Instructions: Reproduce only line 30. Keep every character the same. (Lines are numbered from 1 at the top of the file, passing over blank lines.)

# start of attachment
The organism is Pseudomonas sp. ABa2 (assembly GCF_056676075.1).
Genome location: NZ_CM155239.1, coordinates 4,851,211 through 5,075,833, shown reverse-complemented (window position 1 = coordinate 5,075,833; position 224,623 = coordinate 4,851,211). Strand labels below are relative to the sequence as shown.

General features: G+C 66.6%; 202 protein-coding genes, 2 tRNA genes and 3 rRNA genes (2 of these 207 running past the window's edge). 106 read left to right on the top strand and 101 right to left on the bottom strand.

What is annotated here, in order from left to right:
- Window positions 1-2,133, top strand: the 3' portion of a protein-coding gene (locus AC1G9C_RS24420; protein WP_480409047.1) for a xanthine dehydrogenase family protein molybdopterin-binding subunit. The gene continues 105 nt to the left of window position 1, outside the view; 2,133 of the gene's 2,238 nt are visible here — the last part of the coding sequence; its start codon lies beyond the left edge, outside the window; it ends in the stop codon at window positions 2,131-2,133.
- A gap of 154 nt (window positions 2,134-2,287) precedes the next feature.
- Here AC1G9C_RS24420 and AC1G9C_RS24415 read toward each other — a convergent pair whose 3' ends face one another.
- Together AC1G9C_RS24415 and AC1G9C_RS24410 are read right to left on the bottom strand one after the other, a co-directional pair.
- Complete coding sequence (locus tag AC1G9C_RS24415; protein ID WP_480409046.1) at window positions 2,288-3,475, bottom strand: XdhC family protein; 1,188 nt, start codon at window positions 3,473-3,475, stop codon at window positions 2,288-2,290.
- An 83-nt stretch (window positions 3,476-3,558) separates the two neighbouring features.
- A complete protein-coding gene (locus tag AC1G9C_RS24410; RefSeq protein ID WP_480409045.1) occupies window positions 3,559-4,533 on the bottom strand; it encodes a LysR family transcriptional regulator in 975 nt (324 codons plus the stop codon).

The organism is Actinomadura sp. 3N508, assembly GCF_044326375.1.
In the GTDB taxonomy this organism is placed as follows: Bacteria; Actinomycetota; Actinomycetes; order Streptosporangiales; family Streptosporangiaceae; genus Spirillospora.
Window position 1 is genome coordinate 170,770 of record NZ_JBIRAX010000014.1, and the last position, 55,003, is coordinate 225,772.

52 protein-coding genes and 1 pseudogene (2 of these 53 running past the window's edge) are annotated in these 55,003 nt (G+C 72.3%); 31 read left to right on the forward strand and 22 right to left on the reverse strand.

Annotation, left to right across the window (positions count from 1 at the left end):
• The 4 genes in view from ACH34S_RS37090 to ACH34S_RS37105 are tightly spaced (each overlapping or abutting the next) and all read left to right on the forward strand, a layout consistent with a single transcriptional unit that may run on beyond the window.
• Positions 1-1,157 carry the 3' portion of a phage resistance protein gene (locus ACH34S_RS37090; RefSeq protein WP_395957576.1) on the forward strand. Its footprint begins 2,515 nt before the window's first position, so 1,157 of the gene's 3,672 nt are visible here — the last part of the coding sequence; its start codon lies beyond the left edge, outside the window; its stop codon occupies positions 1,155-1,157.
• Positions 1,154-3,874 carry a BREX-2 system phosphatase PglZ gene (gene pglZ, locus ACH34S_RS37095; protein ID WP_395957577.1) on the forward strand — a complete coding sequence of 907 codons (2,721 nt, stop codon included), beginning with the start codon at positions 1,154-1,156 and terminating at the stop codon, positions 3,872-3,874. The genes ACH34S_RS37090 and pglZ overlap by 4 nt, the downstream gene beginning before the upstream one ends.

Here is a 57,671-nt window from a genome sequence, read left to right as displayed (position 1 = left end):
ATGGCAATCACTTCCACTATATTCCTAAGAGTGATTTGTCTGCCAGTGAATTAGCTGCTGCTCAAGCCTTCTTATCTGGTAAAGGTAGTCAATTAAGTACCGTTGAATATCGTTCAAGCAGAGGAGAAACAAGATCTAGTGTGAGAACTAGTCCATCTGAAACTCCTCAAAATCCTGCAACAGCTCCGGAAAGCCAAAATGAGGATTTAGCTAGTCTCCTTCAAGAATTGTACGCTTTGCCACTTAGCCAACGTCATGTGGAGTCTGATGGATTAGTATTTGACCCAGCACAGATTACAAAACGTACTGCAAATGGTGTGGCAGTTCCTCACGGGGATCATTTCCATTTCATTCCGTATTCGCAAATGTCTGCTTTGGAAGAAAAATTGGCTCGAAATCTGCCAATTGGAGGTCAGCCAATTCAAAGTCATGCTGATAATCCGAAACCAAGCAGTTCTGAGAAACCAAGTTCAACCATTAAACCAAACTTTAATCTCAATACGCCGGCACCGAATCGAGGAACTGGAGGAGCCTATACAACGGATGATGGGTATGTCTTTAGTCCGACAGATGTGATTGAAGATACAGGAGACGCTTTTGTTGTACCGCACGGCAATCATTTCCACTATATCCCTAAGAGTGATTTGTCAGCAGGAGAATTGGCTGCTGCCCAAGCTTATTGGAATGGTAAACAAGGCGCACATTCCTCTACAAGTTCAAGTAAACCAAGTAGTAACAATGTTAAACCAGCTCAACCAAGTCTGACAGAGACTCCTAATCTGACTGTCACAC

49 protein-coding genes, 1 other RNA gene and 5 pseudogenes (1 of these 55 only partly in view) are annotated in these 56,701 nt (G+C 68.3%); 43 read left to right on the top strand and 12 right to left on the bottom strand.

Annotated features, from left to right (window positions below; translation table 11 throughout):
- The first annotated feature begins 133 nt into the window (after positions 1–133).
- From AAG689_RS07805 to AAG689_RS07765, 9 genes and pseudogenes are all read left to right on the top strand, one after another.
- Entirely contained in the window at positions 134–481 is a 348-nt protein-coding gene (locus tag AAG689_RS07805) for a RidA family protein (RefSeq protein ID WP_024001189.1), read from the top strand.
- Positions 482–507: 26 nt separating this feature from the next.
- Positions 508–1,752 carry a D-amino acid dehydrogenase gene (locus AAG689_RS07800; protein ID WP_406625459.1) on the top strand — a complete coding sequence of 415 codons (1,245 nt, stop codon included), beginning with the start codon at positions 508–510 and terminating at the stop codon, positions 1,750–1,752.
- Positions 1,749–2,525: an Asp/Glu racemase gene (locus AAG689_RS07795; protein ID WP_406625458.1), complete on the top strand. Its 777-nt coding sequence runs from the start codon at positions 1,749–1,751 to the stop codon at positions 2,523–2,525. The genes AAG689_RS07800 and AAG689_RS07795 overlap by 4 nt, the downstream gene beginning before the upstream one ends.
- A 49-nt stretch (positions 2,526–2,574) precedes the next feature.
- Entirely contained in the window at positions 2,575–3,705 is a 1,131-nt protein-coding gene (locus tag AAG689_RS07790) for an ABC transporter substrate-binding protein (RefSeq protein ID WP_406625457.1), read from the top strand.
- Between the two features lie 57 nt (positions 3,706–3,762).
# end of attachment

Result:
- A 49-nt stretch (positions 2,526–2,574) precedes the next feature.